If you’re looking for an attractive, medium-sized tree, soapberry (Sapindus saponaria) is a great option for a low-maintenance, wildlife-friendly landscape. The name soapberry refers to its historical use as soap for washing. The fruits contain a material called saponin that produces a soapy lather when crushed and mixed with water. The saponins in the fruit were also used as an aid to catch fish, and its marble-like black seeds are used to make necklaces, rosaries, and other types of jewelry.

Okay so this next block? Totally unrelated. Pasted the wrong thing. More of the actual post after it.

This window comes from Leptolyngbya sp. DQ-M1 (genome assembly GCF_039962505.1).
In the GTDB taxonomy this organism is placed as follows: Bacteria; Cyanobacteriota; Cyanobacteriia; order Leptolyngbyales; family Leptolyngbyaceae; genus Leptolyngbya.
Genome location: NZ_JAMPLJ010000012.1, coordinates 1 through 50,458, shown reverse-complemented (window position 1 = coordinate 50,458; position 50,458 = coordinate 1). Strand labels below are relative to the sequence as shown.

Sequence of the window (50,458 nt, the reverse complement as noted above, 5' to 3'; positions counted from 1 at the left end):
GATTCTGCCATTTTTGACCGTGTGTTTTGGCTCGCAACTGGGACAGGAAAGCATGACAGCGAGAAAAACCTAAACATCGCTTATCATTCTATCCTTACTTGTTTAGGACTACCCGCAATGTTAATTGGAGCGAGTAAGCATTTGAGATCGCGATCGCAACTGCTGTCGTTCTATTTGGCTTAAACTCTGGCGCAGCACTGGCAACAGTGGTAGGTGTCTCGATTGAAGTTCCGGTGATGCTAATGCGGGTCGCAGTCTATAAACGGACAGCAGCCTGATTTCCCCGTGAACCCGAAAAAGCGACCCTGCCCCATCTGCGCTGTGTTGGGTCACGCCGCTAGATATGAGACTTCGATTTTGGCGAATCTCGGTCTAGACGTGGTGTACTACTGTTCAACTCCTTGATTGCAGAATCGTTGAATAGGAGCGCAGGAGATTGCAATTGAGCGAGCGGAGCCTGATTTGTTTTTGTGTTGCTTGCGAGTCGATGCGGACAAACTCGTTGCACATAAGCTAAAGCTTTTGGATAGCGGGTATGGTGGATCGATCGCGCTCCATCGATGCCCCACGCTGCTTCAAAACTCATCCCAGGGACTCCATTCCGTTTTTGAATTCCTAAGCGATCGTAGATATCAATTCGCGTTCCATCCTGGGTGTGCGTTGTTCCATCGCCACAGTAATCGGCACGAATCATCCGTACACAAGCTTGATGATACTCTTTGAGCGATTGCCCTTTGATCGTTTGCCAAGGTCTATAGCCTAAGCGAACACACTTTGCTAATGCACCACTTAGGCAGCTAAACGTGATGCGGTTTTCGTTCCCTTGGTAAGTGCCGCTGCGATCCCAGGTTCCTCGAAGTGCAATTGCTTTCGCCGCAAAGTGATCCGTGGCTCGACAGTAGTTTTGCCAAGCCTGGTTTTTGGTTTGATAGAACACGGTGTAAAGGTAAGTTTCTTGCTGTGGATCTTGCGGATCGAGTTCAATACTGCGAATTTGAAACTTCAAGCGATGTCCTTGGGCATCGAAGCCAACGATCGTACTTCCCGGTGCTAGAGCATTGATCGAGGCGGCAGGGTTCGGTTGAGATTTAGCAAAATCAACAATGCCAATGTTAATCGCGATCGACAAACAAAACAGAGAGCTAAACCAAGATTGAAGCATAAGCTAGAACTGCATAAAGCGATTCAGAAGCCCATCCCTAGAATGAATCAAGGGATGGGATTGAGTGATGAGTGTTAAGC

Soapberry has an open, airy habit and typically reaches between 20 to 40 feet tall. The compound, glossy-green leaves have a unique winged midrib in southern Florida. Creamy white flowers that gather in panicles in late spring produce clumps of showy orange fruit at the terminal ends of branches. Flower panicles can reach up to 12 inches long and add ornamental value to the landscape. Soapberry prefers full sun and tolerates a variety of growing conditions. It is highly salt tolerant and drought tolerant once established.